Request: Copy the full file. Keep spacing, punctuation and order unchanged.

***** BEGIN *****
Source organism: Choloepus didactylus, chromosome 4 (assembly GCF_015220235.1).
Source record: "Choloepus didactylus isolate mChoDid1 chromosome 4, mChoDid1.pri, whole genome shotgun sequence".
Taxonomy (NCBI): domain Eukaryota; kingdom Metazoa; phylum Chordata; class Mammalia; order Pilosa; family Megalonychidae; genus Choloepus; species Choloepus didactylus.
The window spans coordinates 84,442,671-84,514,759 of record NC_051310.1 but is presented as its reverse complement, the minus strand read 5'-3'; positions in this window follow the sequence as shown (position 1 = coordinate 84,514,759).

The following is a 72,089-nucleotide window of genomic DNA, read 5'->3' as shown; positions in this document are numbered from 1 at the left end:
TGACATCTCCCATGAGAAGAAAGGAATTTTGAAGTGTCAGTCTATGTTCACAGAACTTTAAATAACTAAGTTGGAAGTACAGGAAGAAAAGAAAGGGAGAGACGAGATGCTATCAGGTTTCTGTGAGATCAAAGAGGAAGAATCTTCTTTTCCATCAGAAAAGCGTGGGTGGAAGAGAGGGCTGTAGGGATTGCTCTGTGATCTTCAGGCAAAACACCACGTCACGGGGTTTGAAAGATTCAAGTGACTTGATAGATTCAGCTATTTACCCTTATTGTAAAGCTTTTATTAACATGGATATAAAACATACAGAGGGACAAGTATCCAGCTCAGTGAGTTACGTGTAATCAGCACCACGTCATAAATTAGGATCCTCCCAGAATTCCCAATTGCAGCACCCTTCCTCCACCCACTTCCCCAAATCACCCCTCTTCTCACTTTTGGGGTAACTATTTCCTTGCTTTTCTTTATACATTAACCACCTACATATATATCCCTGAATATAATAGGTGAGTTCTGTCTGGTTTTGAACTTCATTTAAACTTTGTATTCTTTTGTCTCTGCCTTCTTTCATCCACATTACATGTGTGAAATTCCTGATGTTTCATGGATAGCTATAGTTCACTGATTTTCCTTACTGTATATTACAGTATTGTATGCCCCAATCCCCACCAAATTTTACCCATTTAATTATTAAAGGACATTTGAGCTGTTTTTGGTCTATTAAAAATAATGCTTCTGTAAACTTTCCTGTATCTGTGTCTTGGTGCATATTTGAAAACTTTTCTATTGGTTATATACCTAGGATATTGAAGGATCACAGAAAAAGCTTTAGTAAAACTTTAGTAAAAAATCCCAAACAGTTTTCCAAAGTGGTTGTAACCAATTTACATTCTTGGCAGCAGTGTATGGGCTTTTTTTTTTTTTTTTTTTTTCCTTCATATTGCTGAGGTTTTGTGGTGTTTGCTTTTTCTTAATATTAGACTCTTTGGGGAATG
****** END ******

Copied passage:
Source organism: Choloepus didactylus, chromosome 4 (assembly GCF_015220235.1).
Source record: "Choloepus didactylus isolate mChoDid1 chromosome 4, mChoDid1.pri, whole genome shotgun sequence".
Taxonomy (NCBI): domain Eukaryota; kingdom Metazoa; phylum Chordata; class Mammalia; order Pilosa; family Megalonychidae; genus Choloepus; species Choloepus didactylus.
The window spans coordinates 84,442,671-84,514,759 of record NC_051310.1 but is presented as its reverse complement, the minus strand read 5'-3'; positions in this window follow the sequence as shown (position 1 = coordinate 84,514,759).

The following is a 72,089-nucleotide window of genomic DNA, read 5'->3' as shown; positions in this document are numbered from 1 at the left end:
TGACATCTCCCATGAGAAGAAAGGAATTTTGAAGTGTCAGTCTATGTTCACAGAACTTTAAATAACTAAGTTGGAAGTACAGGAAGAAAAGAAAGGGAGAGACGAGATGCTATCAGGTTTCTGTGAGATCAAAGAGGAAGAATCTTCTTTTCCATCAGAAAAGCGTGGGTGGAAGAGAGGGCTGTAGGGATTGCTCTGTGATCTTCAGGCAAAACACCACGTCACGGGGTTTGAAAGATTCAAGTGACTTGATAGATTCAGCTATTTACCCTTATTGTAAAGCTTTTATTAACATGGATATAAAACATACAGAGGGACAAGTATCCAGCTCAGTGAGTTACGTGTAATCAGCACCACGTCATAAATTAGGATCCTCCCAGAATTCCCAATTGCAGCACCCTTCCTCCACCCACTTCCCCAAATCACCCCTCTTCTCACTTTTGGGGTAACTATTTCCTTGCTTTTCTTTATACATTAACCACCTACATATATATCCCTGAATATAATAGGTGAGTTCTGTCTGGTTTTGAACTTCATTTAAACTTTGTATTCTTTTGTCTCTGCCTTCTTTCATCCACATTACATGTGTGAAATTCCTGATGTTTCATGGATAGCTATAGTTCACTGATTTTCCTTACTGTATATTACAGTATTGTATGCCCCAATCCCCACCAAATTTTACCCATTTAATTATTAAAGGACATTTGAGCTGTTTTTGGTCTATTAAAAATAATGCTTCTGTAAACTTTCCTGTATCTGTGTCTTGGTGCATATTTGAAAACTTTTCTATTGGTTATATACCTAGGATATTGAAGGATCACAGAAAAAGCTTTAGTAAAACTTTAGTAAAAAATCCCAAACAGTTTTCCAAAGTGGTTGTAACCAATTTACATTCTTGGCAGCAGTGTATGGGCTTTTTTTTTTTTTTTTTTTTTCCTTCATATTGCTGAGGTTTTGTGGTGTTTGCTTTTTCTTAATATTAGACTCTTTGGGGAATG